|Psychology and Mental Health Forum|
|Author:||HesDeltanCaptain [ Sun Dec 01, 2013 2:52 pm ]|
|Blog Subject:||More Measure B (Ca.'s 'condoms in porn' law)|
There is yet more follow-up. Wondering if the new law would be retroactively applied (as was done when in the late 70s the US made child pornography illegal and distributors had to quit selling it lest they break the new law, and later when the true age of one infamous pornstar was discovered and all her films suddenly went from being award-winning films to child pornography) and thus existing videos featuring non-condom use might suddenly be illegal and yanked from shelves I was relieved to see a California judge has knocked the teeth out of the new law. While it remains law, the enforcement of it is now so conditioned and restrictive that it's going to be virtually impossible to actually enforce much less prosecute anyone breaking the law:
"A federal judge has determined that public health risks may trump the First Amendment when filming porn, but not the Fourth and Fourteenth Amendments."
"To summarize the ruling:
* The government has a legitimate interest in reducing the spread of sexually transmitted disease. The Los Angeles County Department of Public Health has recorded thousands of cases of STDs among adult film workers. The judge determined the actual harms caused by disease transmission is likely to trump the First Amendment claims in court and thus refused an injunction to block Measure B.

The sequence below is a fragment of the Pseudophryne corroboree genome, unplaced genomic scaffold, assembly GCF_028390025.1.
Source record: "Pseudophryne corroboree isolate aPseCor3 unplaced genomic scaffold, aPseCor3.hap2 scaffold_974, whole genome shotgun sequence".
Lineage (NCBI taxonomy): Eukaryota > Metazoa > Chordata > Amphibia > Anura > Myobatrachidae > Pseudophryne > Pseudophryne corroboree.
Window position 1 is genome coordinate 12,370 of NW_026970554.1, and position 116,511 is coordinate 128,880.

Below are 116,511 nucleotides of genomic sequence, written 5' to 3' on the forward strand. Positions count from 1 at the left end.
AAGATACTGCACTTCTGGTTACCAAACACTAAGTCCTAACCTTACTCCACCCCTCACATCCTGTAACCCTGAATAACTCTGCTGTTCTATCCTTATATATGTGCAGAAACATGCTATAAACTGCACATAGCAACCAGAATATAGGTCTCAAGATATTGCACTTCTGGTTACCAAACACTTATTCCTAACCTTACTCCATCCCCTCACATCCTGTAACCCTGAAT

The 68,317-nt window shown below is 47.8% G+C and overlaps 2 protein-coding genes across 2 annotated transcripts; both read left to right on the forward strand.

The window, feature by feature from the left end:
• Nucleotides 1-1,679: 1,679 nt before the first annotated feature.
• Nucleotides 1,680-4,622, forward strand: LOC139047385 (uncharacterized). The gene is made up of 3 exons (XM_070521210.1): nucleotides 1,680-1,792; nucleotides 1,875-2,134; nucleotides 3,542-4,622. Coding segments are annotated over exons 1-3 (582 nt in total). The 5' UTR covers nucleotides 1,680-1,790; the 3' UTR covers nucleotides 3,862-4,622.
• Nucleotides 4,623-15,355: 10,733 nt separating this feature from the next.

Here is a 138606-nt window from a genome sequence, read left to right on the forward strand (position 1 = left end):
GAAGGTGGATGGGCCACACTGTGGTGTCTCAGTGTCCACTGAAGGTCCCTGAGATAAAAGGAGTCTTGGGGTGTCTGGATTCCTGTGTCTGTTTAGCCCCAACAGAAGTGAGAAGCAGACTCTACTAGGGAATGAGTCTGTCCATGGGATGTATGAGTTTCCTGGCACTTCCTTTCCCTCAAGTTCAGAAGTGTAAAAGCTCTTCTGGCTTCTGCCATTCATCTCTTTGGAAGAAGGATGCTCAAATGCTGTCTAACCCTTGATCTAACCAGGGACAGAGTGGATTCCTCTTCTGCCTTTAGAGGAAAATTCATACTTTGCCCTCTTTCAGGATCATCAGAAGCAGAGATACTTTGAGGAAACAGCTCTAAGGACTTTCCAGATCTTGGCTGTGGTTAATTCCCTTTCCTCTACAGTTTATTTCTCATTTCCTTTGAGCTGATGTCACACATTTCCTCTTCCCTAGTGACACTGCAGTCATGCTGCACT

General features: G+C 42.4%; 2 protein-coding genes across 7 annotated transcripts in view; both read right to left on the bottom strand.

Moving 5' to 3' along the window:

* The measure allows county health officers to enter and inspect any property where he or she believes adult film production is taking place, levy fines, and seize potential evidence without a warrant. The judge points out that this rule technically allows a county health officer to demand access to any building in all of Los Angeles County and is therefore too vague. The judge blocked this part of the law. Officials can get a warrant from a judge if they suspect illegal porn filming is taking place somewhere.
* Because adult films are protected by the First Amendment, fees demanded as part of Measure B must be revenue neutral – they can only cover the cost of administrating the law and cannot be used to generate revenue. There is nothing that indicates the fees being charged for a permit to shoot porn are revenue neutral.
* Requiring a permit to film porn is a form of prior restraint – having to seek the government’s permission to engage in acts of free speech. The judge agreed that Measure B did not contain sufficient safeguards to prevent county officials from abusing this authority. The judge stated that there needs to be the possibility of judicial review in the event of denied licenses or if porn sets are shut down. The judge noted that based on the very vague wording of the measure, an official could shut down a porn set over a cameraman having a cold."
And there was much rejoicing.
|Author:||HesDeltanCaptain [ Sat Nov 30, 2013 3:16 pm ]|
|Blog Subject:||Have to share this one :)|